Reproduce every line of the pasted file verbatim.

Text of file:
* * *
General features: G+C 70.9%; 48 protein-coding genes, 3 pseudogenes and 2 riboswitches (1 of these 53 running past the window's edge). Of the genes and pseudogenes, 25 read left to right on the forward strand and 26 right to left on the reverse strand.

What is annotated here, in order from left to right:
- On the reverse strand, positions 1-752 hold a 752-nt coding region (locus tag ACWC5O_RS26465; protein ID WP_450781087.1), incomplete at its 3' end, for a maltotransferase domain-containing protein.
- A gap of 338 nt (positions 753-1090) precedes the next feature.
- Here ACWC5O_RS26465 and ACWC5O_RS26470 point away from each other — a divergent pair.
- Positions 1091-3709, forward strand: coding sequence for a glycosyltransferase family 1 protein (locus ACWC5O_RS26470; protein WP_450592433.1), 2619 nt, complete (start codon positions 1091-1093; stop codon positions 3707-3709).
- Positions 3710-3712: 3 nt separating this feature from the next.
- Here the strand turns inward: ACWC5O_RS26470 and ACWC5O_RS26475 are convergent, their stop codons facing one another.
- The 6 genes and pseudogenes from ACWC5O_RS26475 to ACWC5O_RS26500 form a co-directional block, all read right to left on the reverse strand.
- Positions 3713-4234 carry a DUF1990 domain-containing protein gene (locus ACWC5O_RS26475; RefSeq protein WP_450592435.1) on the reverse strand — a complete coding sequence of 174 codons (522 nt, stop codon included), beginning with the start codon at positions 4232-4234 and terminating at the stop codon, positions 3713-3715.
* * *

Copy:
General features: G+C 70.9%; 48 protein-coding genes, 3 pseudogenes and 2 riboswitches (1 of these 53 running past the window's edge). Of the genes and pseudogenes, 25 read left to right on the forward strand and 26 right to left on the reverse strand.

What is annotated here, in order from left to right:
- On the reverse strand, positions 1-752 hold a 752-nt coding region (locus tag ACWC5O_RS26465; protein ID WP_450781087.1), incomplete at its 3' end, for a maltotransferase domain-containing protein.
- A gap of 338 nt (positions 753-1090) precedes the next feature.
- Here ACWC5O_RS26465 and ACWC5O_RS26470 point away from each other — a divergent pair.
- Positions 1091-3709, forward strand: coding sequence for a glycosyltransferase family 1 protein (locus ACWC5O_RS26470; protein WP_450592433.1), 2619 nt, complete (start codon positions 1091-1093; stop codon positions 3707-3709).
- Positions 3710-3712: 3 nt separating this feature from the next.
- Here the strand turns inward: ACWC5O_RS26470 and ACWC5O_RS26475 are convergent, their stop codons facing one another.
- The 6 genes and pseudogenes from ACWC5O_RS26475 to ACWC5O_RS26500 form a co-directional block, all read right to left on the reverse strand.
- Positions 3713-4234 carry a DUF1990 domain-containing protein gene (locus ACWC5O_RS26475; RefSeq protein WP_450592435.1) on the reverse strand — a complete coding sequence of 174 codons (522 nt, stop codon included), beginning with the start codon at positions 4232-4234 and terminating at the stop codon, positions 3713-3715.